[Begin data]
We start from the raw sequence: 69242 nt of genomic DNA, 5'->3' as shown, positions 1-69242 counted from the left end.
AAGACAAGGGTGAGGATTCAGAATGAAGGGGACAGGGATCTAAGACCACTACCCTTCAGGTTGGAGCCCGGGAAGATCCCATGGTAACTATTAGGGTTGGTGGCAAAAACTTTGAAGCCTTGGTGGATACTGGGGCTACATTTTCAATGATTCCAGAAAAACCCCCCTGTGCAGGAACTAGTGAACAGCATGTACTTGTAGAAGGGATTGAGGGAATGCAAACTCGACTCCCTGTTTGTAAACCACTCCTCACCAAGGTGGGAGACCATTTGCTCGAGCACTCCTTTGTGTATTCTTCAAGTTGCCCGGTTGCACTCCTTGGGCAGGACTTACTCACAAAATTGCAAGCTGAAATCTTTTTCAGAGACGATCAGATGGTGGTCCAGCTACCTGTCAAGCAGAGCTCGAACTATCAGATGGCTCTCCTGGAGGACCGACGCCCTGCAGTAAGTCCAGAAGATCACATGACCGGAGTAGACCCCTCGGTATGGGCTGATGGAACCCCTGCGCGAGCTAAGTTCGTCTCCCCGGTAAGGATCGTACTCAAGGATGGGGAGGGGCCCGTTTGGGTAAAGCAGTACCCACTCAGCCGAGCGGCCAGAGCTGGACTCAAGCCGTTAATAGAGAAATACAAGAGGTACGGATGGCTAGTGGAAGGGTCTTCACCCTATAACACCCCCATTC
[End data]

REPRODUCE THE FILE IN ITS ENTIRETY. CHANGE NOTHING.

We start from the raw sequence: 69242 nt of genomic DNA, 5'->3' as shown, positions 1-69242 counted from the left end.
AAGACAAGGGTGAGGATTCAGAATGAAGGGGACAGGGATCTAAGACCACTACCCTTCAGGTTGGAGCCCGGGAAGATCCCATGGTAACTATTAGGGTTGGTGGCAAAAACTTTGAAGCCTTGGTGGATACTGGGGCTACATTTTCAATGATTCCAGAAAAACCCCCCTGTGCAGGAACTAGTGAACAGCATGTACTTGTAGAAGGGATTGAGGGAATGCAAACTCGACTCCCTGTTTGTAAACCACTCCTCACCAAGGTGGGAGACCATTTGCTCGAGCACTCCTTTGTGTATTCTTCAAGTTGCCCGGTTGCACTCCTTGGGCAGGACTTACTCACAAAATTGCAAGCTGAAATCTTTTTCAGAGACGATCAGATGGTGGTCCAGCTACCTGTCAAGCAGAGCTCGAACTATCAGATGGCTCTCCTGGAGGACCGACGCCCTGCAGTAAGTCCAGAAGATCACATGACCGGAGTAGACCCCTCGGTATGGGCTGATGGAACCCCTGCGCGAGCTAAGTTCGTCTCCCCGGTAAGGATCGTACTCAAGGATGGGGAGGGGCCCGTTTGGGTAAAGCAGTACCCACTCAGCCGAGCGGCCAGAGCTGGACTCAAGCCGTTAATAGAGAAATACAAGAGGTACGGATGGCTAGTGGAAGGGTCTTCACCCTATAACACCCCCATTC